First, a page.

By Amy Tsang
Photos by Amy Tsang, Lena Chow & Tea Yi Kai
The forest next to Upper Seletar Reservoir is known for its rich and diverse forest butterfly sightings, including uncommon species like the Green Imperial, the Bifid Plushblue, the Plane, Sumatran Gem, Little Maplet and more. In 2012, Butterfly Interest Group (BIG) member Tea Yi Kai had a count of nearly 200 species in this area alone.
|Our 10-year old guide Tan Teong Seng with a Magpie Crow.|
With the blessings of blues skies and bright sunshine, we had a great turnout of kids and their parents for our morning walk on 8 June 2013. Auntie Amy started by highlighting from the NSS Painted Wings poster the beautiful forest butterflies that we might encounter. She also gave a visual overview of butterflies and their world, including their main differences from moths and their interesting metamorphosis from egg to larva, pupa and adult. Children even had the chance to examine up close live samples of a caterpillar and pupa of the Lime butterfly.
Once again, 10-year old Tan Teong Seng was the lead guide in this NSS Kids’ butterfly outing, with both Aunties Amy and Lena as assistants. Teong Seng first pointed out a number of Bush Brown species seen in the grasses fringing the forest. These included the Dingy Bush Brown (Mycalesis perseus cepheus) and the Smooth-eyed Bush Brown (Orsotriaena medus cinerea). We had good views of Chocolate Pansies (Junonia hedonia ida) and Common Grass Yellows (Eurema hecabe contubernalis) flitting at low levels. A Common Palmfly (Elymnias hypermnestra agina) and Common Sailor (Neptis hylas papaja) were also seen.
|A male Archduke feeding on fallen fruit by the forest path.|
After skirting the forest fringe, we moved expectantly into the forest proper. At one spot, Teong Seng’s sharp eyes picked out an incredible 10 Common Fauns (Faunis canens arcesilas) and a number of Archdukes (Lexias pardalis dirteana) feeding on rotting fruits. Kids could see for themselves how well camouflaged the Common Fauns were against the carpet of dead leaves. Teong Seng next found a Common Lascar (Pantoporia hordonia hordonia) in the same area. Unfortunately, this lovely orange-and-black butterfly did not stay long enough for a photo shoot. Walking on, there were sightings of two types of Posies – the Common Posy (Drupadia ravindra moorei) and Pygmy Posy (Drupadia rufotaenia rufotaenia). The latter is considered rare and caused excitement even amongst the seasoned butterfly watchers.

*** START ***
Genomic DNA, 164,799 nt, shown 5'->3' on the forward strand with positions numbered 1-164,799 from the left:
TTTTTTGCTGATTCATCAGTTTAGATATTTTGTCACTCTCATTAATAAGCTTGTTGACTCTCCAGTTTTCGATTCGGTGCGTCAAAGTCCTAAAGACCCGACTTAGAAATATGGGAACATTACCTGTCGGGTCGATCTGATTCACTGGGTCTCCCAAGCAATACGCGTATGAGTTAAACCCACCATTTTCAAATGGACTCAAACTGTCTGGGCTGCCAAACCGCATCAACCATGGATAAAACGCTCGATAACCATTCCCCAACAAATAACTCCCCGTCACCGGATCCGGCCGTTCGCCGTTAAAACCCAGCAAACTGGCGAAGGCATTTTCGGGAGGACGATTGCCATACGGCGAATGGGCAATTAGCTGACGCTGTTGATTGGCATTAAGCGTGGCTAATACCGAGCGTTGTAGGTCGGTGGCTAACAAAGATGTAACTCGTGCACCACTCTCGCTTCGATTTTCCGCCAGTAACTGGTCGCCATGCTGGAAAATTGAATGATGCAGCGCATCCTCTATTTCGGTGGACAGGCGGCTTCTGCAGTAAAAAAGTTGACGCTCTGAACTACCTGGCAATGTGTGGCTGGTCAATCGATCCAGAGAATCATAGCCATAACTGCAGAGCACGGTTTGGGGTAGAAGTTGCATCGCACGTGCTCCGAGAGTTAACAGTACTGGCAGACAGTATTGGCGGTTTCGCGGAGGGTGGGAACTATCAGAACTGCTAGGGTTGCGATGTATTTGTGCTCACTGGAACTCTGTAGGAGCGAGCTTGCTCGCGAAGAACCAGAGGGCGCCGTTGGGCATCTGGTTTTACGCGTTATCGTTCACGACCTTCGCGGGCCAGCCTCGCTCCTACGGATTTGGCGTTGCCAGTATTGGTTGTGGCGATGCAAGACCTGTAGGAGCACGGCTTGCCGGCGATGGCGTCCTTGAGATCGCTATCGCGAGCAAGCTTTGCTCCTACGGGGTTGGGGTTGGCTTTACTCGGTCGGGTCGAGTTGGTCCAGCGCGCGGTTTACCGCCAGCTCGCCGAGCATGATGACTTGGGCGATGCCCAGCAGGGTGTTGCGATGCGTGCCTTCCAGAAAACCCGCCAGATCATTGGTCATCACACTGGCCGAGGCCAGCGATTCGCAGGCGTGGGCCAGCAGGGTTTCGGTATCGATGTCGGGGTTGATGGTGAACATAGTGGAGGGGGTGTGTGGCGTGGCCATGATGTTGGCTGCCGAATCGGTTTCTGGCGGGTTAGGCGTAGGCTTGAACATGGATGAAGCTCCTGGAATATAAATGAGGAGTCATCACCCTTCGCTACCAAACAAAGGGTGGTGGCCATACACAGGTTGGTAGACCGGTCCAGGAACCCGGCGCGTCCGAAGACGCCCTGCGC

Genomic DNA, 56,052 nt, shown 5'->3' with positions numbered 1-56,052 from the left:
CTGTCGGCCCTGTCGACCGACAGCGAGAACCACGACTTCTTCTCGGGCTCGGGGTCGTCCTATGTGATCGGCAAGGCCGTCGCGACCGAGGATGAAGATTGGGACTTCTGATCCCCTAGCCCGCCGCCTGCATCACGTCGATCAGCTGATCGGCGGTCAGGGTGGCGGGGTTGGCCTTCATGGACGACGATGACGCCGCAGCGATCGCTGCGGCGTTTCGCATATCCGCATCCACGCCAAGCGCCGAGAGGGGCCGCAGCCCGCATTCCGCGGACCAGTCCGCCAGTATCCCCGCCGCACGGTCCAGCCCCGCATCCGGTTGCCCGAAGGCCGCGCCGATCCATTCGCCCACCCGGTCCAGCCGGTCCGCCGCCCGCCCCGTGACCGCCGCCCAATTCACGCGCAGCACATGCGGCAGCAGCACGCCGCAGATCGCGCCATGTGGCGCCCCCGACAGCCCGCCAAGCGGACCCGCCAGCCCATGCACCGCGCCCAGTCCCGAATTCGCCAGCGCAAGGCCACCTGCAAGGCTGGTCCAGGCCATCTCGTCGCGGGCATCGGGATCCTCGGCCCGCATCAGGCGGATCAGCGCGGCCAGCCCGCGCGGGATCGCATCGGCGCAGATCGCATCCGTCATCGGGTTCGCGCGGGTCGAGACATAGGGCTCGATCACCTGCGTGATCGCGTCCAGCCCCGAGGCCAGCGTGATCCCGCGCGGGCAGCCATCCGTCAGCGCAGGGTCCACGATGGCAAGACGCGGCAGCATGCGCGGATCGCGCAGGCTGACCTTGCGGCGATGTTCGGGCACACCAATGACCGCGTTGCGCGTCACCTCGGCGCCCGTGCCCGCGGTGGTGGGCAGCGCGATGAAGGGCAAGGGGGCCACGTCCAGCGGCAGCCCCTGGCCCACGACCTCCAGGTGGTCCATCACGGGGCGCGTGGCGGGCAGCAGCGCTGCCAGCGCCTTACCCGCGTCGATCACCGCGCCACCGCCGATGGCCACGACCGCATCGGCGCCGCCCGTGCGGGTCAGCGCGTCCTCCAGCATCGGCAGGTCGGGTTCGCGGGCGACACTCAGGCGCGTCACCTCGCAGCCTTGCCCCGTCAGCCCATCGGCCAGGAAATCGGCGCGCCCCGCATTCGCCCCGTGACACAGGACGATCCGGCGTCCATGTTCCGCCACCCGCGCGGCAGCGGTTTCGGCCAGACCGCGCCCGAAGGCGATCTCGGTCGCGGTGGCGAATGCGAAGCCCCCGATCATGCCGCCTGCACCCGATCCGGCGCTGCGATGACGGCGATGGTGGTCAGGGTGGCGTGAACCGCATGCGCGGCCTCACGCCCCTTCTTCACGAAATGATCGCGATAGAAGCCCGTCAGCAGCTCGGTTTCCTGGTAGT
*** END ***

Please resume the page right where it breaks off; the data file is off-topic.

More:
|The rare Pygmy Posy caused excitement even amongst the seasoned butterfly watchers.|
We also encountered other wildlife. Teong Seng pointed out an unusual treehopper that had fascinating ‘decorations’ on its back resembling a spider’s web, as well as a delicate damselfly, so slim and small that it is often missed. Auntie Gloria found a froglet suspended in the clear forest streams.
|Kids were vying to get a friendly Magpie Crow to land on them, by holding out their arms and standing still.|
The trip highlight came right at the very end, when we paused at a sheltered pavilion for drinks and snacks. A friendly Magpie Crow (Euploea radamanthus radamanthus) kept weaving in and out of the shelter for more than 30 minutes, landing on our sweaty arms, legs, footwear and even bags for a salty mineral sip. Kids and adults alike were thrilled. Everybody tried to attract the Magpie Crow to land on them, by standing still and stretching out their arms. Of course kids could not help laughing and jumping around excitedly. We were all reluctant to leave. “I am delighted that the walk has ended on such a high note. I hope that more people will become interested in butterflies and their conservation,” said Teong Seng.
|The friendly Magpie Crow even settled on a child’s toe to sip her sweat. |